Die verhaal van Racheltjie de Beer is a retelling of the tragic yet heart-warming folktale about a young girl who makes the ultimate sacrifice to save her brother’s life, and has been adapted for the big screen by writer-director Matthys Boshoff , based on the best-selling novel of the same name by Brett Michael Innes, who co-wrote the screenplay.
“It is a great responsibility and honour to adapt the beloved folk tale of Racheltjie de Beer for the big screen,” says writer-director Matthys Boshoff, whose journey into film directing includes stops in anthropology, biblical archaeology, business and economics, performing arts and scriptwriting.
After film school, he worked in the art department on international feature films for four years, then completed a filmmaker’s residency at the International Film and Television Workshops in America. He’s adventured in diverse locations like Afghanistan, Patagonia and Uganda, and lived in Johannesburg’s CBD. In these places, as in his work, he always takes an eye for beauty, an appetite for risk, a sense of discovery and an appreciation for humanity. He is currently adapting his ward-winning short film Flesh of my Flesh into a feature film, and developing an historical series with a team of writers.
“The story of Racheltjie De Beer is cherished by many South Africans across different cultures and had a great impact on me as a child,” says Boshoff. The arresting image of a young girl lost in a snowstorm at night, with a defenceless child in her arms, who then makes the ultimate sacrifice out of love, captured my imagination, inspiring in me both fear and admiration. It is from this personal connection to the story that I set about making a film that ebbs and flows between ominous danger, courage and love.”
There has been much debate about the veracity of the story of Racheltjie de Beer. Is it truth or fiction that Eugene Marais first penned in the early 1920s?
As a narrative filmmaker, particularly concerned with the dramatic art form, Boshoff remained impartial in this debate, choosing to focus on the truth within the story, investigating what it teaches us about human nature, spirituality and family dynamics, loss, forgiveness, and new beginnings.
Boshoff believed this tension between truth and fiction provided the opportunity to bring a fresh look at Racheltjie’s tale in a way that will appeal to loyal followers, younger contemporary audiences and those who are not familiar with her story.
“The cinematic approach grounds the film in the harsh realities of trekking with children through the magnificent, yet rugged, South African wilderness in the 1800s, what it was like to live on an isolated farm, and the horror of being lost in a snowstorm at night, without adequate clothing to keep warm.”
“The film also takes inspiration from the language of fables and myth in its colour palette, styling and music, as well as the mystical qualities ascribed to plants, animals, and the forces of nature. “
“We have made the brewing storm a character, giving it personality, thereby blurring the lines between the physical and metaphysical, bringing truth and poetry together in a beautiful synergy that imbues the film with a timeless quality.”
“The storm in the film is presented as a character and is a metaphor for the deceased Marie. Like the memory of Marie that lingers in the story, the storm always lingers on the periphery, as if it is following the de Beer family on their journey. When Herman ruins Marie’s memorial and reveals the truth of her death to the children, shattering Racheltjie’s heart, the storm pulls in on the farm as if reacting to the dramatic events that unfolded. In a sense the storm is Marie. It is within the heart of the storm that Racheltjie’s quest to remember her mom will be fulfilled.”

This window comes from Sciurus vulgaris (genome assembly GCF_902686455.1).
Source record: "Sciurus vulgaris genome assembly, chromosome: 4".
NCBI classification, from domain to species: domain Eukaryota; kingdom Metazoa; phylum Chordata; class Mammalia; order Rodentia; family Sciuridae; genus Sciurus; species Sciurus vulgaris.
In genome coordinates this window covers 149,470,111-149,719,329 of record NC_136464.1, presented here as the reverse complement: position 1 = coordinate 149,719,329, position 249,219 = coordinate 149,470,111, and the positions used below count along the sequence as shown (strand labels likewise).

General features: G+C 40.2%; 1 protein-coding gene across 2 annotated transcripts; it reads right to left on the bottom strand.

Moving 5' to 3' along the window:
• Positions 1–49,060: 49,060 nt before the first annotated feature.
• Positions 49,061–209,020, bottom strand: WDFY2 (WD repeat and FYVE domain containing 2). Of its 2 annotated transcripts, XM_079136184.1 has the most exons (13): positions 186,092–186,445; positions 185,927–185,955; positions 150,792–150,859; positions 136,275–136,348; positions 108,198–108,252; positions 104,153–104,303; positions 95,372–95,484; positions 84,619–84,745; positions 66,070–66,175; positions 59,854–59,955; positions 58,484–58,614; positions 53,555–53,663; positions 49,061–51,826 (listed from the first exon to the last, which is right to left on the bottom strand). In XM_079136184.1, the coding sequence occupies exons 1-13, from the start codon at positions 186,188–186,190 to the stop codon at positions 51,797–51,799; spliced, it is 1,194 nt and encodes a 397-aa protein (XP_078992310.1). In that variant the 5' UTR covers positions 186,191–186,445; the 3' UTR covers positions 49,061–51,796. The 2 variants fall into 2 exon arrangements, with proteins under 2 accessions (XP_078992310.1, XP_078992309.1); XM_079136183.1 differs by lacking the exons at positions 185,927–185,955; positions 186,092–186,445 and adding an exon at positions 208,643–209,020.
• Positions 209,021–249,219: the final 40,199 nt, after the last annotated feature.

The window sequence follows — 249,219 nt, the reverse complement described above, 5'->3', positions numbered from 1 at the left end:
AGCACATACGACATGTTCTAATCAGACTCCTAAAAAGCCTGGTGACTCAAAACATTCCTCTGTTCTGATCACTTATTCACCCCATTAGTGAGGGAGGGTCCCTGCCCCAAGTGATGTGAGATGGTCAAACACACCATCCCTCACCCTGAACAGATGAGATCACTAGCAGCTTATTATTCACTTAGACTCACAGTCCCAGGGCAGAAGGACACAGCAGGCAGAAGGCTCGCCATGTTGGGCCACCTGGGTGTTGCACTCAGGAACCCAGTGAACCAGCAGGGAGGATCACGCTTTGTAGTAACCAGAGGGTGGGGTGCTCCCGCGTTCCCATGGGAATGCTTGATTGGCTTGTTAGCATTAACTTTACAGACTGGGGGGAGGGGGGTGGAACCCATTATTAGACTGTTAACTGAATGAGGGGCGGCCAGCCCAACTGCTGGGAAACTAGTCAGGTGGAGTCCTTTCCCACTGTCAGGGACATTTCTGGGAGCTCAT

“Over and above the themes of humans-versus-nature, sacrifice and love that mark this folk tale, the film adaptation examines the coming of age of a girl on the cusp of adolescence, growing up without a mother, caught between being a child herself yet having to be an adult to her little brother. Her own transition to womanhood takes place within the storm of a broken household where her father is incapable of making peace with his late wife’s death.”
Boshoff hopes that this adventure drama will have audiences in awe of nature’s beauty and power, and show them the fortitude of a young girl facing mortal danger and tugging at the heartstrings.
“Hopefully it will leave them pondering their relationships with those whom they love most. “
Brett Michael Innes is a bestselling author and award-winning filmmaker. In 2012 he decided to focus his attention on film and literature and his debut novel, The Story of Racheltjie de Beer, became a South African bestseller. He went on to adapt it for screen with the director, Matthys Boshoff. His writing and directing debut, Sink, has been heralded by local critics as a ‘breakout film that sets a new standard for South African cinema’ and saw him win the SAFTA for Best Film and Best Screenplay. He has just completed his second feature, an adaptation of the iconic novel Fiela se Kind was released nationwide in September 2019.
Die Verhaal van Racheltjie de Beer stars Stian Bam (‘Modder en Bloed’, ‘Verraaiers’), Zonika De Vries (”n Man Soos My Pa’, ‘Dis Koue Kos, Skat’), Marius Weyers (‘Dis Ek, Anna’, ‘Faan Se Trein’), Sandra Prinsloo (”n Man Soos My Pa’, ”n Pawpaw vir My Darling’), Antoinette Louw (‘Bram Fischer’, ‘Nul Is Nie Niks Nie’), Seputla Sebogodi (Isidingo, Scandal, Rhythm City), Beate Opperman (‘Verraaiers’, ‘Roepman’) and Charlie Bouguenon (‘Transformers: The Last Knight’, ‘Homeland’, ‘Vuil Wasgoed’). Starring in his first film role is Johannes Jordaan in the role of Racheltjie’s little brother.